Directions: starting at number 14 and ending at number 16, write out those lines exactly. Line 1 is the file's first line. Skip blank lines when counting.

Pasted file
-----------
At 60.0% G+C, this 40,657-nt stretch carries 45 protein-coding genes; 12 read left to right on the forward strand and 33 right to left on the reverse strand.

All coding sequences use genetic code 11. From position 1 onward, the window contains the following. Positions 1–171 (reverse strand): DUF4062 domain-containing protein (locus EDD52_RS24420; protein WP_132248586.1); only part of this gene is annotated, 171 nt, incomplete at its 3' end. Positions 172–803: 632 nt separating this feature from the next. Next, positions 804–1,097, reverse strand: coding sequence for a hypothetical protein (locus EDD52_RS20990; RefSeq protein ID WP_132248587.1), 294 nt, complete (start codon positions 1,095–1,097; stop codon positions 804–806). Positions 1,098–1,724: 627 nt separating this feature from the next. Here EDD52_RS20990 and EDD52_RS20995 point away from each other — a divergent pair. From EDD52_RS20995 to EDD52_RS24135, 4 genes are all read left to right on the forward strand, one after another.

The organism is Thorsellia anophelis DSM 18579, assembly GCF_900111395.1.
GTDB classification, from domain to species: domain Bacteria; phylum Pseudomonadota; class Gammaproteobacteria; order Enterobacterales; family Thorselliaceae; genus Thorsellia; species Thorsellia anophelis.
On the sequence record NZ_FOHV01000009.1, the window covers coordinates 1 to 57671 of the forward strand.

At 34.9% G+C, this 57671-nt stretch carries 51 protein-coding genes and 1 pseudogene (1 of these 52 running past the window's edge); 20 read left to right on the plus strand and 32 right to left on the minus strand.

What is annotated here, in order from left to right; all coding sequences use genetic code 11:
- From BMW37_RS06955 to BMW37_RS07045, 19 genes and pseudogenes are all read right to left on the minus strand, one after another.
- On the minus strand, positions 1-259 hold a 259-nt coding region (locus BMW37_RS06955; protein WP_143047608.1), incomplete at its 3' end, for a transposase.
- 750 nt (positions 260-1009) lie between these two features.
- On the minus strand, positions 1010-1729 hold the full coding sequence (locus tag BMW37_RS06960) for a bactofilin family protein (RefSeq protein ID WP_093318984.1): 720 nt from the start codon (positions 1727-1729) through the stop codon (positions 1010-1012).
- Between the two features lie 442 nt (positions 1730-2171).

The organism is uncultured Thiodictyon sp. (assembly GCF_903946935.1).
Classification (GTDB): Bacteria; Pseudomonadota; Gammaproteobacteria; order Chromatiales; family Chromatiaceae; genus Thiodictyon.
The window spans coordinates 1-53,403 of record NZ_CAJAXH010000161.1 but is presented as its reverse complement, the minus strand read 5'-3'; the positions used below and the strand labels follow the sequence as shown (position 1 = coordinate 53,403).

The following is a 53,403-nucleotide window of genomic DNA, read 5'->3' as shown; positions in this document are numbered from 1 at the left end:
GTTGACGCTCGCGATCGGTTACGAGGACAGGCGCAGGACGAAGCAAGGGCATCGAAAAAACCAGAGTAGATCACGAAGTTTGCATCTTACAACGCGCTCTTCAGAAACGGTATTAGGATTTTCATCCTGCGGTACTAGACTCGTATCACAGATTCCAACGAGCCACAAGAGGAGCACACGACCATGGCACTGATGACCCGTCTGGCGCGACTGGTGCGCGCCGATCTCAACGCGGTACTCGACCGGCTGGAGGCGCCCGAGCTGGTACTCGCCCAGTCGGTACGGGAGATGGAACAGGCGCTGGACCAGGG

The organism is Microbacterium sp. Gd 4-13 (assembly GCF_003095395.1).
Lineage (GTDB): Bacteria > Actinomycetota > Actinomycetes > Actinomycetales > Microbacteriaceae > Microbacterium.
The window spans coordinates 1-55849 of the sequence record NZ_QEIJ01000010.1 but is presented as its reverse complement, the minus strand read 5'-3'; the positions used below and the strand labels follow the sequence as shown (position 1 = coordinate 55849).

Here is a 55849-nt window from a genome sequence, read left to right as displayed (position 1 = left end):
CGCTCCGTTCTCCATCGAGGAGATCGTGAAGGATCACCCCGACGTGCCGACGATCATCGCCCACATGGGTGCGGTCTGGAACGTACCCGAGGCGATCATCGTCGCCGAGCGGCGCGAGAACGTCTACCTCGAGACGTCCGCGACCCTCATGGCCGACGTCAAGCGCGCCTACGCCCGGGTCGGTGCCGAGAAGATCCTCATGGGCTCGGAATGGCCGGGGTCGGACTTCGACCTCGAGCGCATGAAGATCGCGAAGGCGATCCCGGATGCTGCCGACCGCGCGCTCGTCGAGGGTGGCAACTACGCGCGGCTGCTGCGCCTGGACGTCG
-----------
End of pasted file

Classification (GTDB): Bacteria; Pseudomonadota; Gammaproteobacteria; order Chromatiales; family Chromatiaceae; genus Thiodictyon.
The window spans coordinates 1-53,403 of record NZ_CAJAXH010000161.1 but is presented as its reverse complement, the minus strand read 5'-3'; the positions used below and the strand labels follow the sequence as shown (position 1 = coordinate 53,403).

The following is a 53,403-nucleotide window of genomic DNA, read 5'->3' as shown; positions in this document are numbered from 1 at the left end: